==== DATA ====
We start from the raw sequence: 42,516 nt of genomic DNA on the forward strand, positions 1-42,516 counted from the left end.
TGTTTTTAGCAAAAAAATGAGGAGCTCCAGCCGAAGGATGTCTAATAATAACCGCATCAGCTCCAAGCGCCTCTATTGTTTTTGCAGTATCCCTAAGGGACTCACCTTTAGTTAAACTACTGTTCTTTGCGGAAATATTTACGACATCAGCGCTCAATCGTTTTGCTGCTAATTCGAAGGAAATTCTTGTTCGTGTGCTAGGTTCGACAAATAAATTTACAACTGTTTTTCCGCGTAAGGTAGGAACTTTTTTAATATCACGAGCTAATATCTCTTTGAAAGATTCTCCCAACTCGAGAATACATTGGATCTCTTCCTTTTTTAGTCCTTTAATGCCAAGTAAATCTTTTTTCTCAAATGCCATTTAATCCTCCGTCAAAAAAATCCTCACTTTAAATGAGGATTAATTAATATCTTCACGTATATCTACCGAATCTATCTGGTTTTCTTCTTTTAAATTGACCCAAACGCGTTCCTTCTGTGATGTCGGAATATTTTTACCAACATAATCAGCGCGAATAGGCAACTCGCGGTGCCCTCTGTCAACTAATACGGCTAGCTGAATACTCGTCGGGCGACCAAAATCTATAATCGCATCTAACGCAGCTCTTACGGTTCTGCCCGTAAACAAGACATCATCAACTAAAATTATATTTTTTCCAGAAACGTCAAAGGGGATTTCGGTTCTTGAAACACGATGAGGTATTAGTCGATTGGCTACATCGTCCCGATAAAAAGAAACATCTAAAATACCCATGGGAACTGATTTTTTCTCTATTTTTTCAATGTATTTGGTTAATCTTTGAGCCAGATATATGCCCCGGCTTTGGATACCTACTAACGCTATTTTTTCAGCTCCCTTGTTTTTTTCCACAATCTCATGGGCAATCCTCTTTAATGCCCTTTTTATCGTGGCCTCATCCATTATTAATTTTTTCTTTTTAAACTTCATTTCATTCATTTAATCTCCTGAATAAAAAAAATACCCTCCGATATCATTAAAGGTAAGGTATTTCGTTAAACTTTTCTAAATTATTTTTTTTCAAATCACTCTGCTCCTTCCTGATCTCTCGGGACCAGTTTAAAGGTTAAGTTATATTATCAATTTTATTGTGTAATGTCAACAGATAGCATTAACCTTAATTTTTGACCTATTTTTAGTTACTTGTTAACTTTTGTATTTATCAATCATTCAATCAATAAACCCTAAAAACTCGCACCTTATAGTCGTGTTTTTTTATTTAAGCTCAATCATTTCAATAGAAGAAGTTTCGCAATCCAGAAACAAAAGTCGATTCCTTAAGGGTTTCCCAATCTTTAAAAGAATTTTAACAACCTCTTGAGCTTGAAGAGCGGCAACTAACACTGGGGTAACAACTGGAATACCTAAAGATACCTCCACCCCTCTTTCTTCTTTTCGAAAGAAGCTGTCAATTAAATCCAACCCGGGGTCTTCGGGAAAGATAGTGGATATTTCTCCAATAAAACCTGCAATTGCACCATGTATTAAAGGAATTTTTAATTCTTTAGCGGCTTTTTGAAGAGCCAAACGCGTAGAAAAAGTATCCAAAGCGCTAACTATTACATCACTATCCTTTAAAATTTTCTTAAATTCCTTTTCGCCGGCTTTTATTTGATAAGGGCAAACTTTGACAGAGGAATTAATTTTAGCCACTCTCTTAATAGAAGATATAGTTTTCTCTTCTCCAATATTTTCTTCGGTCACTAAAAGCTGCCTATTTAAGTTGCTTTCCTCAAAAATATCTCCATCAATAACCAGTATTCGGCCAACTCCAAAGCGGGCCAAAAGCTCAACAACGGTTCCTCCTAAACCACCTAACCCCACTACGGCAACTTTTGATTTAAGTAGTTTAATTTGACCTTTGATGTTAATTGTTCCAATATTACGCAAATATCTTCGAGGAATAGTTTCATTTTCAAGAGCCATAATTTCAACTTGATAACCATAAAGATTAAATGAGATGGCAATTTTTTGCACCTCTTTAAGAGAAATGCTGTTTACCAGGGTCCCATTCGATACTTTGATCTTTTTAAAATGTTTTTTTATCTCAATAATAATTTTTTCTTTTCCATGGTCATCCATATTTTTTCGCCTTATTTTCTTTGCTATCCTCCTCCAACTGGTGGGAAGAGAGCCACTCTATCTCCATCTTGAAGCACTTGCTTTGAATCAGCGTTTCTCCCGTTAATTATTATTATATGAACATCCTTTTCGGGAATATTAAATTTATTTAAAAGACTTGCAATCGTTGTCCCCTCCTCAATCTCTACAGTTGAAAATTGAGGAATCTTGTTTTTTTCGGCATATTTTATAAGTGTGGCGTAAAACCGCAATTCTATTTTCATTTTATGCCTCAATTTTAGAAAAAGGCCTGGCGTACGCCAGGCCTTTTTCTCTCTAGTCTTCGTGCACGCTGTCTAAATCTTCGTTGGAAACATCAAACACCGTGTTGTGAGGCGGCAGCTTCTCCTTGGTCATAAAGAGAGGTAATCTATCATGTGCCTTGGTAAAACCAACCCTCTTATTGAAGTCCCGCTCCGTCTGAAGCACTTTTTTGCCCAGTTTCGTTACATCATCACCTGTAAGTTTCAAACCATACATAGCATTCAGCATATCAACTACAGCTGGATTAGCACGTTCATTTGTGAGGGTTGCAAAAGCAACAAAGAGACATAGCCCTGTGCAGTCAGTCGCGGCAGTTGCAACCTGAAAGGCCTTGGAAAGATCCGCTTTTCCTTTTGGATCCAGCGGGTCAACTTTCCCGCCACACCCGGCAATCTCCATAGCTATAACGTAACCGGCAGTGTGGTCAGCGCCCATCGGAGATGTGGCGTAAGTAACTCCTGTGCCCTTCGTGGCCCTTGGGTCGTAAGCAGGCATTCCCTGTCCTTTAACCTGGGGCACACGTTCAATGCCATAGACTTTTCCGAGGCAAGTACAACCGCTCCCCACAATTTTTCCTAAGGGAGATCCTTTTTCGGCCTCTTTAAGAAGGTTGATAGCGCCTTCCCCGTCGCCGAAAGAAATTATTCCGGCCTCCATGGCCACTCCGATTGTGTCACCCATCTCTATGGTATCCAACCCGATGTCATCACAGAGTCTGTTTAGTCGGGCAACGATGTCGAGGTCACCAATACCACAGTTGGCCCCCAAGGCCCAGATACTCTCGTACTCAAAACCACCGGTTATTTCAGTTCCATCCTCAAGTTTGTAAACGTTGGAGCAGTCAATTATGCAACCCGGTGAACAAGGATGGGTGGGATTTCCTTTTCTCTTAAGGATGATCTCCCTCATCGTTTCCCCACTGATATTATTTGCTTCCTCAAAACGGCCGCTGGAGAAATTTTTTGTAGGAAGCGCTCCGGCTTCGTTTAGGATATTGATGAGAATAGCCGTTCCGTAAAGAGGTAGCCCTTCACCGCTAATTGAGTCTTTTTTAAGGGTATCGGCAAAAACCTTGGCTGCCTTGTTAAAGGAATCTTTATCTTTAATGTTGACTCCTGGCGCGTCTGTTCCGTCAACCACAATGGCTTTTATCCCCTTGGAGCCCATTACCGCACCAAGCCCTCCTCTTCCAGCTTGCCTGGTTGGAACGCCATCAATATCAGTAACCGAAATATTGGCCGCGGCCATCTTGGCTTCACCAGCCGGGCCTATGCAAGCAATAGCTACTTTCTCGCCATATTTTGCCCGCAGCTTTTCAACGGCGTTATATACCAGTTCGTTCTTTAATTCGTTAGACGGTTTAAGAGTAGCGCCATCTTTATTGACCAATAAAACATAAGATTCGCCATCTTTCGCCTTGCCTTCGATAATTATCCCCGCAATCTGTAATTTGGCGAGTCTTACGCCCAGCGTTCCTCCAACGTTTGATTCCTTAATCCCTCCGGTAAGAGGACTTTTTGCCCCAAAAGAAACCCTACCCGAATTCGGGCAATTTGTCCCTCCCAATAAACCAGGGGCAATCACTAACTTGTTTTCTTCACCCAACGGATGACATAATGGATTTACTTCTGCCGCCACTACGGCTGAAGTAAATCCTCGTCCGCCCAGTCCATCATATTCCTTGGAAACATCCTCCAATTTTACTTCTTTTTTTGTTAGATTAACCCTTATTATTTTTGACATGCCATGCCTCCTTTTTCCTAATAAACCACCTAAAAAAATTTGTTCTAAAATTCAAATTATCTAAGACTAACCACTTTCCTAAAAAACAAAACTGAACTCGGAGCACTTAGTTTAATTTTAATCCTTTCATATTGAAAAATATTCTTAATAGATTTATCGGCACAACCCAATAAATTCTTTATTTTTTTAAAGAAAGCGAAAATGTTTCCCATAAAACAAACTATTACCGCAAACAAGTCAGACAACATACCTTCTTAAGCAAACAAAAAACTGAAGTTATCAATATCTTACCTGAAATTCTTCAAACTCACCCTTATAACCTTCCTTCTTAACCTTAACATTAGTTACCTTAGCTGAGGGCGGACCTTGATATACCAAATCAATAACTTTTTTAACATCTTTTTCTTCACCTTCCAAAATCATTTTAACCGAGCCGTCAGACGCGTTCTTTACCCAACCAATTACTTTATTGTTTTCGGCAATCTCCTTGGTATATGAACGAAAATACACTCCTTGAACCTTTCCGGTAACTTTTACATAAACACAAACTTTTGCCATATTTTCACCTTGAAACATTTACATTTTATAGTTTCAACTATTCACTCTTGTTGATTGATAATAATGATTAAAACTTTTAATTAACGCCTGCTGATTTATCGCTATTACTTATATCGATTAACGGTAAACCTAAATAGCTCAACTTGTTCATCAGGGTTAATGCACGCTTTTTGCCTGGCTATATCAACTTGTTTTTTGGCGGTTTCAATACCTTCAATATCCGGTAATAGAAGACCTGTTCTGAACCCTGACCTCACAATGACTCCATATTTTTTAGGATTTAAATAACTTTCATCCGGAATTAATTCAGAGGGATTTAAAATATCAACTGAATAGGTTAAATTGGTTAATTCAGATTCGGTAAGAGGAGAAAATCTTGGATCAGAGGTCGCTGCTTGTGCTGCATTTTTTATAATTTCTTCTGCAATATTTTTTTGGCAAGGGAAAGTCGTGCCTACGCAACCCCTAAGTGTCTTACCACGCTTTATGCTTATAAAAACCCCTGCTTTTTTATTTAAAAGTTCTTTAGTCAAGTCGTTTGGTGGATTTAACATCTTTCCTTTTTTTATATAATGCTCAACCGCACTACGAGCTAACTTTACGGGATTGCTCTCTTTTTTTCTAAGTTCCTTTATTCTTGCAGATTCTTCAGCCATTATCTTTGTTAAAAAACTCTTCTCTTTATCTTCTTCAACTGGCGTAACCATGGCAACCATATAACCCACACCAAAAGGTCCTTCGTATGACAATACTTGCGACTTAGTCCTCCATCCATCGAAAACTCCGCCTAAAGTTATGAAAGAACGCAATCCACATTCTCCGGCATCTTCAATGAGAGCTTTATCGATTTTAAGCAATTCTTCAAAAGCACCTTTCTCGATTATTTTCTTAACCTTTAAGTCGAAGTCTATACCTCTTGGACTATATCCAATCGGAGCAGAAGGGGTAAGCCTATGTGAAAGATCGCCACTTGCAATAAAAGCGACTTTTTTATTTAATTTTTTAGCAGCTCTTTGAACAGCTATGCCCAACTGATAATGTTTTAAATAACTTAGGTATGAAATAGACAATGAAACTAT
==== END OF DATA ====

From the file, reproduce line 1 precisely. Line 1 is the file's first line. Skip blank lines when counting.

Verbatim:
We start from the raw sequence: 42,516 nt of genomic DNA on the forward strand, positions 1-42,516 counted from the left end.